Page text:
Last week, the New York Times had an interesting story about a woman who filed for bankruptcy two years ago, with creditors calling into question her rent-stabilized apartment.
According to the Times, Mary Veronica Santiago, 79, fell behind on her bills before filing for Chapter 7 bankruptcy. Santiago, who lives in the East Village in New York City, now has a case that could put her and millions of other rent-stabilized leasers in New York at risk.
Santiago’s case is pending before the United States Court of Appeals for the Second Circuit, where creditors are trying to argue that her lease can be treated as an asset in her case, just like a car or piece of land, to help pay off her debts.
The trustee in Santiago’s case thinks that the lease should be considered an asset. Her apartment, which she has lived in for 50 years, is a two-bedroom apartment near Tompkins Square Park, in a neighborhood where unregulated apartments rent for thousands more a month than her rent of $703. Bankruptcy lawyers who are closely monitoring the case say it would make it easier for landlords to evict rent-stabilized tenants if they file for bankruptcy, according to the Times.
Rent stabilization laws in New York City limit increases and allow for automatic lease renewals, even providing survivor rights to the family members of tenants who die. According to the Times, the trustee in Santiago’s case has proposed an agreement in which her landlord would pay her debt, and pay attorney fees and court costs, and allow her to continue to live in the apartment; however, she would lose her rent-stabilized lease, and give her no succession rights, essentially forcing her out.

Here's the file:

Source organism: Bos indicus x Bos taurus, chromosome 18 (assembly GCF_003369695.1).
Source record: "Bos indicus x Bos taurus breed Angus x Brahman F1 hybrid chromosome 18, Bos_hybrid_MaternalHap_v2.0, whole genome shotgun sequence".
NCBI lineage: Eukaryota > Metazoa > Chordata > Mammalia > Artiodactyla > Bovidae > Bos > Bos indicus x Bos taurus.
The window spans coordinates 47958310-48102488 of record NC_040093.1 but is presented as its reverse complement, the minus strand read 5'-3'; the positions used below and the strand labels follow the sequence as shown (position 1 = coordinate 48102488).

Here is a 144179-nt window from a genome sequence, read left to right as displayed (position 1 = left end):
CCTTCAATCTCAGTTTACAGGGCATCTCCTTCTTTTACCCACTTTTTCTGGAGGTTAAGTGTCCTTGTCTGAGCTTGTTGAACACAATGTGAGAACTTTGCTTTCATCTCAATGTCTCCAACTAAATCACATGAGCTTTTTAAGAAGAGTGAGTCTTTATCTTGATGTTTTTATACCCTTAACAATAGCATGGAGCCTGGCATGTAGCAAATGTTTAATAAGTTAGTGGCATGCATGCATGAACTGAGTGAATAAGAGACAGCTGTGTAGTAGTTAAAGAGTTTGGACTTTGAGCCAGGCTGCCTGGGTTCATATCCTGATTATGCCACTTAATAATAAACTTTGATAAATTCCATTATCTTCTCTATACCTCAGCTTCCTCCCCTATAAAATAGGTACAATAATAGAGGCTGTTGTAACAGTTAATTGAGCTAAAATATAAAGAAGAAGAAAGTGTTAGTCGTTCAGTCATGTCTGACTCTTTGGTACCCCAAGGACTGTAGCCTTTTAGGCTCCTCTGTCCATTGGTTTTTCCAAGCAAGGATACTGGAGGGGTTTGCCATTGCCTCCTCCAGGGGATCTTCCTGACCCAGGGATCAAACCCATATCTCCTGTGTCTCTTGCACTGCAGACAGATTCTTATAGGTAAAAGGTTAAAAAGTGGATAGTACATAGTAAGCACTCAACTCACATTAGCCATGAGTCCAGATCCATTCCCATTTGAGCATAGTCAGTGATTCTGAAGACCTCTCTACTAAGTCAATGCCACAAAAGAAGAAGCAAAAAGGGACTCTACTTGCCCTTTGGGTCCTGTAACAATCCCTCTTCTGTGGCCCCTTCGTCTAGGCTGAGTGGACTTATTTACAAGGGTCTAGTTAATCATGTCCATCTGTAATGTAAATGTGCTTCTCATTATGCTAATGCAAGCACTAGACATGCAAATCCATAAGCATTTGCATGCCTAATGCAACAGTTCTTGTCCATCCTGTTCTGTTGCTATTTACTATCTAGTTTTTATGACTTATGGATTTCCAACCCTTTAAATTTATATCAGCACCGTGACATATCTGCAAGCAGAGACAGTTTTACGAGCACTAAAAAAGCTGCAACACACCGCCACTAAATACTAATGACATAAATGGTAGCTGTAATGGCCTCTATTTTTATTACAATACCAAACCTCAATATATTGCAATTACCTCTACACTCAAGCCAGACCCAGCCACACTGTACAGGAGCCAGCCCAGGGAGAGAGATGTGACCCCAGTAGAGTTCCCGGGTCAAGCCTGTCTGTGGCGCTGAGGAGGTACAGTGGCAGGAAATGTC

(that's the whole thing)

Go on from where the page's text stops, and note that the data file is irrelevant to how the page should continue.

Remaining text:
Santiago’s lawyers have opposed the proposal. “It’s an unfair money-grab,” said David B. Shaev, the New York state chairman of the National Association of Consumer Bankruptcy Attorneys to the Times. “To remove this foundation, this safety net, it’s unconscionable.”
Washington D.C. has similar rent stabilization laws, which is why it is important to work with our skilled bankruptcy attorney if you are thinking about filing for Chapter 7. Typically, a Chapter 7 bankruptcy allows you rebuild financially though the discharge of debt like credit card debt or medical bills, making it easier to repay debts that cannot be eliminated over time.
If you are under pressure financially and are leasing a rent stabilized apartment, contact our Washington DC and Maryland bankruptcy lawyer now for a free consultation. Our attorney can work with you to eliminate or consolidate your debt and restore your financial freedom, while giving you counsel about keeping your lease intact.
Law Firm of Kevin D. Judd
Judd’s Judgment: For information about rent control in Washington D.C., you can visit the Department of Housing and Community Development website.